The Ministry of Health (MOH), Ghana Health Service (GHS) and other stakeholders today, mark the World Health Day, 2018 on the general theme: “Universal health coverage: everyone, everywhere” and the slogan is “Health for All”.
In a statement signed by the Public Relations Officer of MoH, Mr Robert Cudjoe, this year’s World Health Day aims at shining a spotlight on the need for Universal Health Coverage (UHC) and the advantages it can bring.
According to him, Ghana joins the rest of the World in commemorating the day; a very important day for the World Health Organisation (WHO) as it is the anniversary of the establishment of the Organisation.
The statement indicated that WHO was founded on the principle that all people should be able to realise their right to the highest possible level of health.
“Health for all has therefore been the guiding vision for more than seven decades. It’s also the motivation behind the current organisation-wide drive to support countries in moving towards UHC,” the statement read.
According to the statement, in WHO’s 70th year, World Health Day focused on “Universal health coverage: everyone, everywhere” ― ensuring that everyone, everywhere could access essential quality health services without facing financial hardship.
It explained that Health for All was to promote UHC by 2030 with the aim of supporting policy-makers, civil society organisations, individuals and media in the journey to bring UHC to every country.
“It is something all countries committed to when they agreed on the Sustainable Development Goals (SDGs) in 2015,” the statement said.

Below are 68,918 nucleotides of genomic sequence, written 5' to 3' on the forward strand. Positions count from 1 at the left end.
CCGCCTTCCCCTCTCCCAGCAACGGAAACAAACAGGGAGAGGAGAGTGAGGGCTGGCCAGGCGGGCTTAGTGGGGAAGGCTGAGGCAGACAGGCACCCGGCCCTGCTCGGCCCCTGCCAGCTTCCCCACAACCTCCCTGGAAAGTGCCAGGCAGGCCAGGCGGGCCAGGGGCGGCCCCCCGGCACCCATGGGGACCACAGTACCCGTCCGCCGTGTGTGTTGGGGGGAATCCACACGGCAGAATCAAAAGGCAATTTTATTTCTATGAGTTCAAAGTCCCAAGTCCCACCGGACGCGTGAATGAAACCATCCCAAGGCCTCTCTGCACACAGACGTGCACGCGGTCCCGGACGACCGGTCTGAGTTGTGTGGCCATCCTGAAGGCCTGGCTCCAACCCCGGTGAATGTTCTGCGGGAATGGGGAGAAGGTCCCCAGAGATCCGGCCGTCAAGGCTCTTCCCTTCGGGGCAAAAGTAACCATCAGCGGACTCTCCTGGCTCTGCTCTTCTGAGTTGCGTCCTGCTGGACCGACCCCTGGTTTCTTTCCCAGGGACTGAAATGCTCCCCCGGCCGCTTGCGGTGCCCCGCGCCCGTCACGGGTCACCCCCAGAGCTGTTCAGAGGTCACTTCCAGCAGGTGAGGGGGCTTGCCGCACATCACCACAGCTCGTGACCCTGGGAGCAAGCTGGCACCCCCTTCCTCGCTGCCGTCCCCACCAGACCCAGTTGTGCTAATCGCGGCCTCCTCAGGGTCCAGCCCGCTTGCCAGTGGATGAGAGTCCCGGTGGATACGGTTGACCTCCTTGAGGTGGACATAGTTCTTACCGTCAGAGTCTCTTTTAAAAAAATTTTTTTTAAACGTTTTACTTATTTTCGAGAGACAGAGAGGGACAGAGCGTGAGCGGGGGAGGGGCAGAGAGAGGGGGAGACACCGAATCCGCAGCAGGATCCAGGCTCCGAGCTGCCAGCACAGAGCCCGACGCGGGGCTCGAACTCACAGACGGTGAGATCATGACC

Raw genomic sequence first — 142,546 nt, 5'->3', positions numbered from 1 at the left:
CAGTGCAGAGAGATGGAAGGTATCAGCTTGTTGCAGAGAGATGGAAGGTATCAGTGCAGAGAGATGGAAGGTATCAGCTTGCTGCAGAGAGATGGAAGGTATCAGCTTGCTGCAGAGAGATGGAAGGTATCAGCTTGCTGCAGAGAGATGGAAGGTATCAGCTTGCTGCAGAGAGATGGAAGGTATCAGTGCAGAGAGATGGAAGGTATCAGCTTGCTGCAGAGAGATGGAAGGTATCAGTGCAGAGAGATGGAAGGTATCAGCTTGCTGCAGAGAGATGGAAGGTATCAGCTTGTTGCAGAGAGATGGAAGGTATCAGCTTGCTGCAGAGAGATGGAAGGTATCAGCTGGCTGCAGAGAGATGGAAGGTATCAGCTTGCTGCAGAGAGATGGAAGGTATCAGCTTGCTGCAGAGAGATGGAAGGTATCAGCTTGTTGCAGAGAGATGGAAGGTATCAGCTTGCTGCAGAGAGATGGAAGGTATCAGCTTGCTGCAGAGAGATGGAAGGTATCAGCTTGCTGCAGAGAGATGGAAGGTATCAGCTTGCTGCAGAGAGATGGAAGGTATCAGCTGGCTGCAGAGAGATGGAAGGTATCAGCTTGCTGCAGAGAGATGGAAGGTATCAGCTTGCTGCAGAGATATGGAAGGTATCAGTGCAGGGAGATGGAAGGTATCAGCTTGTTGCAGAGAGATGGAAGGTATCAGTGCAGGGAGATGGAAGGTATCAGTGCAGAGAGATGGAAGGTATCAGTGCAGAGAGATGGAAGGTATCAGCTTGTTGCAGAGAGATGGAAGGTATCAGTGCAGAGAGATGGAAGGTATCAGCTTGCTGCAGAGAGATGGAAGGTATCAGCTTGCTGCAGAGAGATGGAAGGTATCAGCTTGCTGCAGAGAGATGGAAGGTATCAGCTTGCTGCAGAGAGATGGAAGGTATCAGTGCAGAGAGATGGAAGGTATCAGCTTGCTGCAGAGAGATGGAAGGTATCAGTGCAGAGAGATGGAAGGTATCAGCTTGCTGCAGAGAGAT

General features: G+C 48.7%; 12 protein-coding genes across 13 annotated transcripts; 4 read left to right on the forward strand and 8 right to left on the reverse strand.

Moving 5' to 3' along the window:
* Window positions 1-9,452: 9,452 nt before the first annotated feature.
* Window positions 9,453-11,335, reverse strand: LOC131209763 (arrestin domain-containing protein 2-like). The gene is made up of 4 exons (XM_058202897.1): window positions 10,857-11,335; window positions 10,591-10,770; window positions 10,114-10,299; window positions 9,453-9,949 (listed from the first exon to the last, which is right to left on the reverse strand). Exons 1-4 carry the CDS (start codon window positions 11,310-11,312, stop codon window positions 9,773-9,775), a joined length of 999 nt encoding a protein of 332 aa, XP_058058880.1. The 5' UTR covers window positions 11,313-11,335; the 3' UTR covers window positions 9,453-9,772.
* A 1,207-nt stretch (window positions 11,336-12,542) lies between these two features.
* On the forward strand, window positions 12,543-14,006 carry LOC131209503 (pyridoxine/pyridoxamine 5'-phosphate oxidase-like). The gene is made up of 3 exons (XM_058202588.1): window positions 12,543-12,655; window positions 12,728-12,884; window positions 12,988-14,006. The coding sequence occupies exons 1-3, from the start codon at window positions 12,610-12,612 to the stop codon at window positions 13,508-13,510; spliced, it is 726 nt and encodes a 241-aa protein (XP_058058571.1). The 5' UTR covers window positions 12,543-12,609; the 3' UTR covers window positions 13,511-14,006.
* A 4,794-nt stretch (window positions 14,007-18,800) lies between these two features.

The UHC would enable everyone to receive the services that addressed the most important causes of diseases and death and ensured that the quality of those services was good enough to improve the health of the people who received them.
“UHC is not only about a minimum, “essential”, package of health services, but also about ensuring people receive better health services and financial protection as more resources become available.
“UHC is not only about health services for individuals, but also includes services for whole populations such as public health campaigns –for example, adding iodine to salt to get iodated salt to address problems of goitre and other iodine deficiency diseases,” the statement said.
The statement noted that over the past few years there has been some improvement in access to health care in Ghana, although there were still many challenges to the achievement of UHC.
It, therefore, recommended that, for Ghana to move towards UHC, the country needed to find more money thus strengthening the financing and coverage of the National Health Insurance Scheme (NHIS), to expand access to health care services and to raise the quality of care.
“These would include; addressing the inequitable distribution of human resources and equipment and improving the management and administrative capacity of the NHIS.